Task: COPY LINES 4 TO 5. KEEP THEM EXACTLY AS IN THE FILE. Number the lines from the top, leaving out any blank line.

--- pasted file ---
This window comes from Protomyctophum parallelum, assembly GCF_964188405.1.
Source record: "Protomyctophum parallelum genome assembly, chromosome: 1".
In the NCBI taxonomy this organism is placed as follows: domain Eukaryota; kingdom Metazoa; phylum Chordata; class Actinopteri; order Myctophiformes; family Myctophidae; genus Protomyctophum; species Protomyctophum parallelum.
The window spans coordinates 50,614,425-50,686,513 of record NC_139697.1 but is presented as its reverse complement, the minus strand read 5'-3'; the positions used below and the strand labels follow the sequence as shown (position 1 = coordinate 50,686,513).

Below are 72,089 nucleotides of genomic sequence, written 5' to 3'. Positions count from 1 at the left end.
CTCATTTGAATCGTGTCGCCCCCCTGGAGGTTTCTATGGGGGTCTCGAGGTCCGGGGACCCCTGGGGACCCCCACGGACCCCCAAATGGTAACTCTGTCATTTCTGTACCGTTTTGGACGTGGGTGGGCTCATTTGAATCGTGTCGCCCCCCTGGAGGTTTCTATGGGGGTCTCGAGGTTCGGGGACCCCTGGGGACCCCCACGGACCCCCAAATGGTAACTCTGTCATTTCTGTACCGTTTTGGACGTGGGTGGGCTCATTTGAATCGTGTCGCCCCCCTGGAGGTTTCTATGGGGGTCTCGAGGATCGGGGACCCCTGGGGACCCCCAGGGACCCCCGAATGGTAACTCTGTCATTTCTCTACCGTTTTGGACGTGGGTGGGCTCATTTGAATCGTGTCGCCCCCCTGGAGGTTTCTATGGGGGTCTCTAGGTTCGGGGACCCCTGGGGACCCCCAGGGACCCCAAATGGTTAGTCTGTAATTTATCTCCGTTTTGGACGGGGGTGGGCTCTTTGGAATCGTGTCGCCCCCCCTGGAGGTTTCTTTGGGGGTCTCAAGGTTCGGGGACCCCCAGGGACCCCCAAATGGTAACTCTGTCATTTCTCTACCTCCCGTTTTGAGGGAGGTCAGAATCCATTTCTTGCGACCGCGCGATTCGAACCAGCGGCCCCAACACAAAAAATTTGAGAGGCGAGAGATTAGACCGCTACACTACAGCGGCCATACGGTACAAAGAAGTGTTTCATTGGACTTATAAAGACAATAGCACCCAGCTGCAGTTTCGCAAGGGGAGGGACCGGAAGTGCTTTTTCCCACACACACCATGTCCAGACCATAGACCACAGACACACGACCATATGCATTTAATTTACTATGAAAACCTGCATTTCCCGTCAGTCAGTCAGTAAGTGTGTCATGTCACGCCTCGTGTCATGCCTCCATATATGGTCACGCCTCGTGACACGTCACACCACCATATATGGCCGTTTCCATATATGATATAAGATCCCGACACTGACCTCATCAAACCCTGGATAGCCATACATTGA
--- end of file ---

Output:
The window spans coordinates 50,614,425-50,686,513 of record NC_139697.1 but is presented as its reverse complement, the minus strand read 5'-3'; the positions used below and the strand labels follow the sequence as shown (position 1 = coordinate 50,686,513).

Below are 72,089 nucleotides of genomic sequence, written 5' to 3'. Positions count from 1 at the left end.